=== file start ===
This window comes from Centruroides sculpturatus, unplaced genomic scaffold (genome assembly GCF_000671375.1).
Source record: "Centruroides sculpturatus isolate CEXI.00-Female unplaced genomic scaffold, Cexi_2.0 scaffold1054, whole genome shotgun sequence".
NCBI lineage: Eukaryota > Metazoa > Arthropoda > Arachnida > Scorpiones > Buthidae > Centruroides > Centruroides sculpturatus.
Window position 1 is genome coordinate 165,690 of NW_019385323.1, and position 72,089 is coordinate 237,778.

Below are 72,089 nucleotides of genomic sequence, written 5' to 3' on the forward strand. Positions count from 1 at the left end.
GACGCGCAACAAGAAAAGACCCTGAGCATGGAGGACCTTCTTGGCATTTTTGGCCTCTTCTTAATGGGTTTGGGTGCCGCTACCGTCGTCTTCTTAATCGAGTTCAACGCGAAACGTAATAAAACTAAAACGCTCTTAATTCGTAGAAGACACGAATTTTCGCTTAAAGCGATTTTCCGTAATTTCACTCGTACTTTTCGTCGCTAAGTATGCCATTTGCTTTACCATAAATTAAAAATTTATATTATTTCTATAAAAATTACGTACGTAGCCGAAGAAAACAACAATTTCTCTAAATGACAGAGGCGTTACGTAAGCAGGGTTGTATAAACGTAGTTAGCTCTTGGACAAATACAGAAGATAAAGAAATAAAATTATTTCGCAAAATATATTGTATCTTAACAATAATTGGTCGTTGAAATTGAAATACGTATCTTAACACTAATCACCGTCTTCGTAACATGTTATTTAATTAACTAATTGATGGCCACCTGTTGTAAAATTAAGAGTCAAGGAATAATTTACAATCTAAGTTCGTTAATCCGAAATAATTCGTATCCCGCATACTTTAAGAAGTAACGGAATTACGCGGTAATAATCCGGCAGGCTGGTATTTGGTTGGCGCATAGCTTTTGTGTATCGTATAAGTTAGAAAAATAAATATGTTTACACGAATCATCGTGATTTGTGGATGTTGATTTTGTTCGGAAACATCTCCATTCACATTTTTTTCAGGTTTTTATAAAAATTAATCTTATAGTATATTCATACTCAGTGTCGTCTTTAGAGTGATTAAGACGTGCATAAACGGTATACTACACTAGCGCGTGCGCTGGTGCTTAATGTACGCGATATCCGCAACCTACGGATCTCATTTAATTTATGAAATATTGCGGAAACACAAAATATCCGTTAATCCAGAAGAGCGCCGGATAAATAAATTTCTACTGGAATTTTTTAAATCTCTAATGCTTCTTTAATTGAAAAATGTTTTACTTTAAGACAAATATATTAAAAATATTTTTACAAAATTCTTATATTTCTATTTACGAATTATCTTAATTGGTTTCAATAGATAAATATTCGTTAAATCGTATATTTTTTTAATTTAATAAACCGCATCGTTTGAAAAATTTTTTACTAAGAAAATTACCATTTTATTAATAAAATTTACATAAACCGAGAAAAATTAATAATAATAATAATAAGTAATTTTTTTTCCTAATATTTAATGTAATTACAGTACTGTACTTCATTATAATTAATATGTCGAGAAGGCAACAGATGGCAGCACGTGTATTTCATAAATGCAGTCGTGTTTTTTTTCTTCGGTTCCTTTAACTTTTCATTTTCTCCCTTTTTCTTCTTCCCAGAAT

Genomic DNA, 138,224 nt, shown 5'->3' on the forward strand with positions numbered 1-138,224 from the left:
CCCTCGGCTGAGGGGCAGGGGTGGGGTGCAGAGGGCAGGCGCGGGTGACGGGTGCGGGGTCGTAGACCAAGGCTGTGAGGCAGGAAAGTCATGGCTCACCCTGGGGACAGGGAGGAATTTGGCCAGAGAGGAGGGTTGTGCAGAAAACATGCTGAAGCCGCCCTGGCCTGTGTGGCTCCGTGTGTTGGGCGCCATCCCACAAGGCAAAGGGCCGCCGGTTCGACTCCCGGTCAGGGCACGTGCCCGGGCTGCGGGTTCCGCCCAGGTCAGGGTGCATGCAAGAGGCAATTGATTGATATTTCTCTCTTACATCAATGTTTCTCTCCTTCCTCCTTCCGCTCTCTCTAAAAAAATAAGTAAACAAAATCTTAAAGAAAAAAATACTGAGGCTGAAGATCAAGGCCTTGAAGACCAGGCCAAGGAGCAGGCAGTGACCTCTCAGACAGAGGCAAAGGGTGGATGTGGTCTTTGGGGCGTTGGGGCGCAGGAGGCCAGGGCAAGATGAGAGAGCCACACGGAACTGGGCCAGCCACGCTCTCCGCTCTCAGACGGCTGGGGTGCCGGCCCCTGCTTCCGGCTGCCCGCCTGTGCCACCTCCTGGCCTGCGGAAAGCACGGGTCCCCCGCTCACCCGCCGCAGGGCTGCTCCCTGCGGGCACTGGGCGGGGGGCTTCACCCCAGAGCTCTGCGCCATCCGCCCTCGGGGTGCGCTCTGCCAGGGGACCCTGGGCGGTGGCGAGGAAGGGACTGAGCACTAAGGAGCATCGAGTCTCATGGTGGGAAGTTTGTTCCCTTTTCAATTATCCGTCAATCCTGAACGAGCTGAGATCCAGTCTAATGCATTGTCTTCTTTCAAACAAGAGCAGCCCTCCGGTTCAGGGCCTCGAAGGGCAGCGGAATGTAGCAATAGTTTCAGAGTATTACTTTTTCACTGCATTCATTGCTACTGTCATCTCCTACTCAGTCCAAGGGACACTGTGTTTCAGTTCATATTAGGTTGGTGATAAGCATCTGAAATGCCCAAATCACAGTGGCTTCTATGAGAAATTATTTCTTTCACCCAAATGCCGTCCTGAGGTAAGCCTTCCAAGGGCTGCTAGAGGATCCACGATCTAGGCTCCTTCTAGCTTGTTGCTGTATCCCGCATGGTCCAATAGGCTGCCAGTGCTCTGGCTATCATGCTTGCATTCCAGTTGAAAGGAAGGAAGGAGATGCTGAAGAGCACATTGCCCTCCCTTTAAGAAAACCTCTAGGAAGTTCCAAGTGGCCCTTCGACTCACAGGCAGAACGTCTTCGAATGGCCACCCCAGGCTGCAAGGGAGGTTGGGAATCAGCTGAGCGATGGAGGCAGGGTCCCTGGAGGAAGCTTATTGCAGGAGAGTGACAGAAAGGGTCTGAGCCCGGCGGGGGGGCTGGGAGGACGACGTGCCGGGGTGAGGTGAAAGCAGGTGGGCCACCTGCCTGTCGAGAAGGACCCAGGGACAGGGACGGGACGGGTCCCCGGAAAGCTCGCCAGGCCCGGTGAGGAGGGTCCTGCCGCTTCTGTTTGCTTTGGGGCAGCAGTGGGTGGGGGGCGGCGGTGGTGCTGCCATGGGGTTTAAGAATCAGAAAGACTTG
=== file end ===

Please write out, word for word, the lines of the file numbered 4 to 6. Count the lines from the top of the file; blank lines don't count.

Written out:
Window position 1 is genome coordinate 165,690 of NW_019385323.1, and position 72,089 is coordinate 237,778.

Below are 72,089 nucleotides of genomic sequence, written 5' to 3' on the forward strand. Positions count from 1 at the left end.
GACGCGCAACAAGAAAAGACCCTGAGCATGGAGGACCTTCTTGGCATTTTTGGCCTCTTCTTAATGGGTTTGGGTGCCGCTACCGTCGTCTTCTTAATCGAGTTCAACGCGAAACGTAATAAAACTAAAACGCTCTTAATTCGTAGAAGACACGAATTTTCGCTTAAAGCGATTTTCCGTAATTTCACTCGTACTTTTCGTCGCTAAGTATGCCATTTGCTTTACCATAAATTAAAAATTTATATTATTTCTATAAAAATTACGTACGTAGCCGAAGAAAACAACAATTTCTCTAAATGACAGAGGCGTTACGTAAGCAGGGTTGTATAAACGTAGTTAGCTCTTGGACAAATACAGAAGATAAAGAAATAAAATTATTTCGCAAAATATATTGTATCTTAACAATAATTGGTCGTTGAAATTGAAATACGTATCTTAACACTAATCACCGTCTTCGTAACATGTTATTTAATTAACTAATTGATGGCCACCTGTTGTAAAATTAAGAGTCAAGGAATAATTTACAATCTAAGTTCGTTAATCCGAAATAATTCGTATCCCGCATACTTTAAGAAGTAACGGAATTACGCGGTAATAATCCGGCAGGCTGGTATTTGGTTGGCGCATAGCTTTTGTGTATCGTATAAGTTAGAAAAATAAATATGTTTACACGAATCATCGTGATTTGTGGATGTTGATTTTGTTCGGAAACATCTCCATTCACATTTTTTTCAGGTTTTTATAAAAATTAATCTTATAGTATATTCATACTCAGTGTCGTCTTTAGAGTGATTAAGACGTGCATAAACGGTATACTACACTAGCGCGTGCGCTGGTGCTTAATGTACGCGATATCCGCAACCTACGGATCTCATTTAATTTATGAAATATTGCGGAAACACAAAATATCCGTTAATCCAGAAGAGCGCCGGATAAATAAATTTCTACTGGAATTTTTTAAATCTCTAATGCTTCTTTAATTGAAAAATGTTTTACTTTAAGACAAATATATTAAAAATATTTTTACAAAATTCTTATATTTCTATTTACGAATTATCTTAATTGGTTTCAATAGATAAATATTCGTTAAATCGTATATTTTTTTAATTTAATAAACCGCATCGTTTGAAAAATTTTTTACTAAGAAAATTACCATTTTATTAATAAAATTTACATAAACCGAGAAAAATTAATAATAATAATAATAAGTAATTTTTTTTCCTAATATTTAATGTAATTACAGTACTGTACTTCATTATAATTAATATGTCGAGAAGGCAACAGATGGCAGCACGTGTATTTCATAAATGCAGTCGTGTTTTTTTTCTTCGGTTCCTTTAACTTTTCATTTTCTCCCTTTTTCTTCTTCCCAGAAT